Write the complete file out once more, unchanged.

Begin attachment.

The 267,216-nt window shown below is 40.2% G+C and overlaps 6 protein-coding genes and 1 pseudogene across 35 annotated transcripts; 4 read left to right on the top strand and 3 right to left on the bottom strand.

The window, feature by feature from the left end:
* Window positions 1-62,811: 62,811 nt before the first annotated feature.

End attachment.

The 267,216-nt window shown below is 40.2% G+C and overlaps 6 protein-coding genes and 1 pseudogene across 35 annotated transcripts; 4 read left to right on the top strand and 3 right to left on the bottom strand.

The window, feature by feature from the left end:
* Window positions 1-62,811: 62,811 nt before the first annotated feature.